A Wall Street Journal editorial pushed a so-called "right-to-work" law for Michigan that the Journal claims will help fix the state's economy. But economic studies show that such laws lead to lower wages and benefits for all workers and don't boost employment in the states that have adopted them.
The Journal Pushes For Anti-Union "Right-To-Work" Law In Michigan
WSJ: Michigan GOP Lawmakers Consider "Right-To-Work" Law "To Help The Lagging State Economy." In a December 5 editorial, The Wall Street Journal claimed that there are "economic benefits" to a so-called "right-to-work" law for Michigan and promoted it as a "happy possibility":
Unions lost big in Michigan in November when voters rejected Proposal 2, Big Labor's plan to canonize collective bargaining in the state constitution. Now they are facing a backlash with the happy possibility that Michigan could become the 24th right-to-work state.
Lawmakers have been preparing to introduce a right-to-work bill in the state legislature, and the labor cavalry is heading to the Wolverine state.
[T]he economy has languished. Michigan is the fifth most unionized state in the country and the birthplace of the UAW. According to the Mackinac Center for Public Policy, Michigan has lost 7,300 jobs since January, while next-door Indiana, which became a right-to-work state earlier this year, has been on the upswing.
[I]f a right-to-work law passed the legislature, unions could still try to repeal it on the ballot, as they did this year with the emergency manager law, which let the Governor appoint emergency financial managers who could redo collective-bargaining agreements. By the time a similar fight could be waged against right to work, voters could have had more than a year to see the law's economic benefits. [The Wall Street Journal, 12/5/12]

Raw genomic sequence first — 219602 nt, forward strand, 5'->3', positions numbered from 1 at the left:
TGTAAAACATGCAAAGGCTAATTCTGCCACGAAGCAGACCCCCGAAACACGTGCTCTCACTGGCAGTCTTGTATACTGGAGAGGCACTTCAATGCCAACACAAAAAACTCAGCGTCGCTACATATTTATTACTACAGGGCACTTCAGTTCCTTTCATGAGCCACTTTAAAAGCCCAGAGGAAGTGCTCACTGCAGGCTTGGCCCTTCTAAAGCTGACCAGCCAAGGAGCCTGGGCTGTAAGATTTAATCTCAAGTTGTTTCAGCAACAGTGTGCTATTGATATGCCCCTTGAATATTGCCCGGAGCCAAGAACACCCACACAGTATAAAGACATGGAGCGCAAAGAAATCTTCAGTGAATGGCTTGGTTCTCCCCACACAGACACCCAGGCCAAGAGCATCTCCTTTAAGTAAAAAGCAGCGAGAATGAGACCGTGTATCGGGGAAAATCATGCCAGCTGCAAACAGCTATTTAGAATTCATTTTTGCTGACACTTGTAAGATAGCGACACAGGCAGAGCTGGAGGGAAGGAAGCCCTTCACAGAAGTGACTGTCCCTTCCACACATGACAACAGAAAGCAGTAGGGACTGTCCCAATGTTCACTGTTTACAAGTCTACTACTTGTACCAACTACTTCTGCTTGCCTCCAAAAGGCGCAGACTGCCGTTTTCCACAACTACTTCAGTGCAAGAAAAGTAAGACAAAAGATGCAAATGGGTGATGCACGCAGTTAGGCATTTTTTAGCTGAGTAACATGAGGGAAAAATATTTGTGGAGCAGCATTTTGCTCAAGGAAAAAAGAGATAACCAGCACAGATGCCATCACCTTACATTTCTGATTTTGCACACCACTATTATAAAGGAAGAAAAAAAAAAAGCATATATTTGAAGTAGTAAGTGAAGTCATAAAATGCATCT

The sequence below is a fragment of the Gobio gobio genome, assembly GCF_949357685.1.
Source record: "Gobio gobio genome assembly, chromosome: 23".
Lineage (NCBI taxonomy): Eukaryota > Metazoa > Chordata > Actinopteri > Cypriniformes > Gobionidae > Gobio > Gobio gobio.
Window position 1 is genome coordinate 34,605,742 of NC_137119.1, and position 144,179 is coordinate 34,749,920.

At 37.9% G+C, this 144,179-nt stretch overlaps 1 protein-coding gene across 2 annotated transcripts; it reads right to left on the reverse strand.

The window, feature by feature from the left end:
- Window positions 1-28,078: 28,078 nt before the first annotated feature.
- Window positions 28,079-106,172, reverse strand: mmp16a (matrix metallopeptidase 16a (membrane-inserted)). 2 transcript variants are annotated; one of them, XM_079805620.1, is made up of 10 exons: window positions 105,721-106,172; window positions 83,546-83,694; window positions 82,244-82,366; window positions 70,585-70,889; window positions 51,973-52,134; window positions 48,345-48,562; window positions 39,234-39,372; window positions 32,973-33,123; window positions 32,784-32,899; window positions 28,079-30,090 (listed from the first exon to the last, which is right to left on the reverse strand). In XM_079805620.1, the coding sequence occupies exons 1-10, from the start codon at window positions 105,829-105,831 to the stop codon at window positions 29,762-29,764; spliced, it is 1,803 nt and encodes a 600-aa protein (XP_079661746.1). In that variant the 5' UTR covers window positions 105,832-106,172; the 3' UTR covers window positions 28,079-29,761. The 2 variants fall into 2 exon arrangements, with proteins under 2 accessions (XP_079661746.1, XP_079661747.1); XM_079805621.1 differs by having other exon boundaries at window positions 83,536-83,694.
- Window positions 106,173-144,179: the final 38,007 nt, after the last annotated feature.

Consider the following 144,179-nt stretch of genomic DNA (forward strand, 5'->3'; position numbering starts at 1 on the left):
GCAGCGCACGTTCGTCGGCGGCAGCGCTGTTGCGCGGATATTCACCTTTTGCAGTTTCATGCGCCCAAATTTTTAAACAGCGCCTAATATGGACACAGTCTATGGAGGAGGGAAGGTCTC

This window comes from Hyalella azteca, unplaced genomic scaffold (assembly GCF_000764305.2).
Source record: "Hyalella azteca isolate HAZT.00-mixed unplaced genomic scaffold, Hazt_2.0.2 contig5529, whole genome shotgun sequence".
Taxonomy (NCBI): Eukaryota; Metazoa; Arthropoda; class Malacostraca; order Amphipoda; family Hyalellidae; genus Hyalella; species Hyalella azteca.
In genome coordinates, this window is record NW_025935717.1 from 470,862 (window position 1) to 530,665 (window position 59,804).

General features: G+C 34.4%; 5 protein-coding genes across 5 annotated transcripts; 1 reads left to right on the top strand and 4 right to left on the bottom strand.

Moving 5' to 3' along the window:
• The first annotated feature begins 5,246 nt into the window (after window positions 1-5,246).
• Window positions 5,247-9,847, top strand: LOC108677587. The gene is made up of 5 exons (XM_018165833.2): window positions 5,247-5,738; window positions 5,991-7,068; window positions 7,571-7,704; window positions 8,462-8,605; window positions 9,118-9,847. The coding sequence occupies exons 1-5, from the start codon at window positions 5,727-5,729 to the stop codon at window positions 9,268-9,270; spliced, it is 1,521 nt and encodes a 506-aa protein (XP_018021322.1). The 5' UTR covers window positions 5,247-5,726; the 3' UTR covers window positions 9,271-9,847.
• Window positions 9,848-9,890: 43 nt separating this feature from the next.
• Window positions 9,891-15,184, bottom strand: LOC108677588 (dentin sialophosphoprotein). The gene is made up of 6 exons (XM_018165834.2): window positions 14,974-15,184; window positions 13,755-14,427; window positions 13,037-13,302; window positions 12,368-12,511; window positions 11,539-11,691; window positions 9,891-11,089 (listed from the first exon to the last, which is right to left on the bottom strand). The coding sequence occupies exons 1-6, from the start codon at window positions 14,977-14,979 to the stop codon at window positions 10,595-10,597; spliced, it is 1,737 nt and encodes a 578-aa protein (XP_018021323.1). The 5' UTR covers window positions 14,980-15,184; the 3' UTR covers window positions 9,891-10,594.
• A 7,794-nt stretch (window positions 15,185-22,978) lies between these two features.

But Studies Show "Right-To-Work" Laws Hurt Wages And Benefits For All Workers
Economic Policy Institute: "Right-To-Work" Laws "Are Associated With Significantly Lower Wages And Reduced Chances Of Receiving Employer-Sponsored Health Insurance And Pensions." Elise Gould and Heidi Shierholz, researchers at the Economic Policy Institute (EPI), studied what they called "the compensation penalty of 'right-to-work' laws" and concluded:
[O]ur findings -- that "right-to-work" laws are associated with significantly lower wages and reduced chances of receiving employer-sponsored health insurance and pensions -- are based on the most rigorous statistical analysis currently possible. These findings should discourage right-to-work policy initiatives. The fact is, while RTW legislation misleadingly sounds like a positive change in this weak economy, in reality the opportunity it gives workers is only that to work for lower wages and fewer benefits.
EPI estimated that "right-to-work" laws decreased hourly wages by 3 percent for all workers:
Hofstra University's Lonnie Stevans: "Wages And Personal Income Are Both Lower In Right-To-Work States." In an analysis of the economic impact of "right-to-work" laws, Hofstra University professor Lonnie Stevans wrote: "Wages and personal income are both lower in right-to-work states, yet proprietors' income is higher. As a result, while right-to-work states may maintain a somewhat better business environment relative to non-right-to-work states, these benefits do not necessarily translate into increased economic verve for the right-to-work states as a whole -- there appears to be little 'trickle-down' to the largely non-unionized workforce in these states." [Review of Law & Economics, Volume 5, Issue 1, 2009]
McClatchy: "Numerous Studies Have Found That Wages For Both Union And Non-Union Workers Are Lower In States With Right-To-Work Laws." McClatchy Newspapers reported:
Numerous studies have found that wages for both union and non-union workers are lower in states with right-to-work laws. Others have found that workplace safety suffers in right-to-work states, where workers are less likely to secure job safety enhancements beyond federal and state regulations. [McClatchy Newspapers, 2/16/12]
"Right-To-Work" Laws Have Little Impact On Employment Or Economic Growth